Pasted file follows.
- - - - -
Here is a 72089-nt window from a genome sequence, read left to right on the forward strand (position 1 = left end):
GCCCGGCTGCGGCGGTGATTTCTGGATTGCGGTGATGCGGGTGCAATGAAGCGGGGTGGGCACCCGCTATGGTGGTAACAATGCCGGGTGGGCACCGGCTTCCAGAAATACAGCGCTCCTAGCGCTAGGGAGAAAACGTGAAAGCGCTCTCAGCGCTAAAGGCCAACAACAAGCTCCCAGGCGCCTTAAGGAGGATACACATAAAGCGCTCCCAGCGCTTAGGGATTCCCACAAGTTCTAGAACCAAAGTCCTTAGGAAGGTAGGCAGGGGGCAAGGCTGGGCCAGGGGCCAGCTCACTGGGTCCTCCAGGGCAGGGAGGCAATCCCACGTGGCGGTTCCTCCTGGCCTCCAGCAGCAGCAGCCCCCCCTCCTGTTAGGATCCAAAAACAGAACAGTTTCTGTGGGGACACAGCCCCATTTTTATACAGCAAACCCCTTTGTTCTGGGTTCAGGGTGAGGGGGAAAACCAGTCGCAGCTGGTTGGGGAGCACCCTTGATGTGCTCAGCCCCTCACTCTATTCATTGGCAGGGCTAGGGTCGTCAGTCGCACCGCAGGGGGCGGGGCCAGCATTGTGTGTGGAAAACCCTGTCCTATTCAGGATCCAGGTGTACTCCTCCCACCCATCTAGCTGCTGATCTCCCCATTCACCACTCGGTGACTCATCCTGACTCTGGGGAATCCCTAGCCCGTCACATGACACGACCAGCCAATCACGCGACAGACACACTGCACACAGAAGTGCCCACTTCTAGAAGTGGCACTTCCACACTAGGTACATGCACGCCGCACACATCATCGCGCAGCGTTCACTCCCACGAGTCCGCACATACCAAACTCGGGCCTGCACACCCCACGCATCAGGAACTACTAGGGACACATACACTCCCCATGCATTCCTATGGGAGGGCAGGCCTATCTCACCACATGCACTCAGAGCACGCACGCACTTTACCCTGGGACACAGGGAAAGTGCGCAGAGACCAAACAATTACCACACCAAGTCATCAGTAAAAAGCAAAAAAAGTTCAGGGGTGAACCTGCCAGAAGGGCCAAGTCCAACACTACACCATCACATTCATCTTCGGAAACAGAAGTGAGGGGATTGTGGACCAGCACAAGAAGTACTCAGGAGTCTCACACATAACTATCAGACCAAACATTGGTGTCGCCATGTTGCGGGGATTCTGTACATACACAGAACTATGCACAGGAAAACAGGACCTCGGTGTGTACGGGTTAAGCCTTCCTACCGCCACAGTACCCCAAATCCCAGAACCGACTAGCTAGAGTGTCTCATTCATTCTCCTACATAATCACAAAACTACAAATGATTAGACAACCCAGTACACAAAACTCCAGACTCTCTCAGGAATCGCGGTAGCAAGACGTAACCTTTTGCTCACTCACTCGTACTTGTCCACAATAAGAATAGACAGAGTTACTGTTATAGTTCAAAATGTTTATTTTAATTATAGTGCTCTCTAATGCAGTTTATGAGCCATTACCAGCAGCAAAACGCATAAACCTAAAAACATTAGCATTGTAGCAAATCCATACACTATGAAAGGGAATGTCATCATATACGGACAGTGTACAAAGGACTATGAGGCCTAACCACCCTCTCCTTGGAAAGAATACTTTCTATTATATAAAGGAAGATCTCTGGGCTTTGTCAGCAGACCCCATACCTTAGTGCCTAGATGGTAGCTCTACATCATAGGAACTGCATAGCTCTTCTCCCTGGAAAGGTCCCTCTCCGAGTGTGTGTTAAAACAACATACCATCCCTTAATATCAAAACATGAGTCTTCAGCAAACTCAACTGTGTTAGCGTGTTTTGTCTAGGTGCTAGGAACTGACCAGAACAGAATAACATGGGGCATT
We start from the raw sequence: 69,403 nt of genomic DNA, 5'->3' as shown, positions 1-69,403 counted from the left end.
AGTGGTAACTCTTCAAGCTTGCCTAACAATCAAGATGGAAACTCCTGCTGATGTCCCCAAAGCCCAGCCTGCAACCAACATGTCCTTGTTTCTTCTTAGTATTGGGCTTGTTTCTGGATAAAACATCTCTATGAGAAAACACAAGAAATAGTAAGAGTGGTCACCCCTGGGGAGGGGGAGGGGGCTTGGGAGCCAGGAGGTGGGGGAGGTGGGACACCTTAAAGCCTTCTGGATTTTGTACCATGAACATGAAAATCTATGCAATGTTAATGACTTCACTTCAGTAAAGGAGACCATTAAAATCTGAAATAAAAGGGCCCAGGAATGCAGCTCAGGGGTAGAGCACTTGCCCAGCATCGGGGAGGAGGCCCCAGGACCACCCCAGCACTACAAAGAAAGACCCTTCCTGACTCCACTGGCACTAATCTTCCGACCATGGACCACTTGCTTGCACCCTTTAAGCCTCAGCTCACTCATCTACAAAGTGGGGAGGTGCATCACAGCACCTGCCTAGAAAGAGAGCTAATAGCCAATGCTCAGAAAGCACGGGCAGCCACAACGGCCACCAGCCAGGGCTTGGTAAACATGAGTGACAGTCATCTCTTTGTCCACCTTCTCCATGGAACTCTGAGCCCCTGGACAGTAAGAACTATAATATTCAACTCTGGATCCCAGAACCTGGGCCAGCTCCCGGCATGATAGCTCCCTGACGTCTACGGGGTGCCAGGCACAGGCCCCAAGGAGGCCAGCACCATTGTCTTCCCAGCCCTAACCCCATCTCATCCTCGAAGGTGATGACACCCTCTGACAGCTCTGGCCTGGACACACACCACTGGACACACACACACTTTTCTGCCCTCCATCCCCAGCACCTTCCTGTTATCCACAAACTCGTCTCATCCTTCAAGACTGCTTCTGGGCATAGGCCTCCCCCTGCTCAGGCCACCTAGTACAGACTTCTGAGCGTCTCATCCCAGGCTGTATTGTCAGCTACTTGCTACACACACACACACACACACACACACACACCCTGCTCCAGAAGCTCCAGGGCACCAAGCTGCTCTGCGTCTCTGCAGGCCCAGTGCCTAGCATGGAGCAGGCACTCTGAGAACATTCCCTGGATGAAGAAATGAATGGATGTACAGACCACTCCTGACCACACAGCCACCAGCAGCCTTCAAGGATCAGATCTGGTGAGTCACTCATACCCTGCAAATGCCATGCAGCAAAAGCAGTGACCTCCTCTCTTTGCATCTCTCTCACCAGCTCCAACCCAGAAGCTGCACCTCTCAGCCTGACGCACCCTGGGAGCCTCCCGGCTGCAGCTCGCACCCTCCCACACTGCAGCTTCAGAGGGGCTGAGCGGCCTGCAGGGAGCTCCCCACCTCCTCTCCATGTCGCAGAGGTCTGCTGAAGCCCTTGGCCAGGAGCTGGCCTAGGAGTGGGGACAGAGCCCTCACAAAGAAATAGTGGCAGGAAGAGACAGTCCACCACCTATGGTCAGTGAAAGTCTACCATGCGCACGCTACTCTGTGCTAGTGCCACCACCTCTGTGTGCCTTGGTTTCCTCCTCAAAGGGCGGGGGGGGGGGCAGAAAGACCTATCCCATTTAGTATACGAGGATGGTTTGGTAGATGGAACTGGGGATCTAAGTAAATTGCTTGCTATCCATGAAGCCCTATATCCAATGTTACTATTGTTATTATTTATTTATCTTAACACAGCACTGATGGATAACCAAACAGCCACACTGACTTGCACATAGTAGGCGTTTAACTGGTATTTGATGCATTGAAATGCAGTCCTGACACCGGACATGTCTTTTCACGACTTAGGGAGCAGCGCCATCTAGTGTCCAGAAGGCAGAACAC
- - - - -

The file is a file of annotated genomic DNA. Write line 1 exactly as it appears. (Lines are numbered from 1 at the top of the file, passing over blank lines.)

Here is a 72089-nt window from a genome sequence, read left to right on the forward strand (position 1 = left end):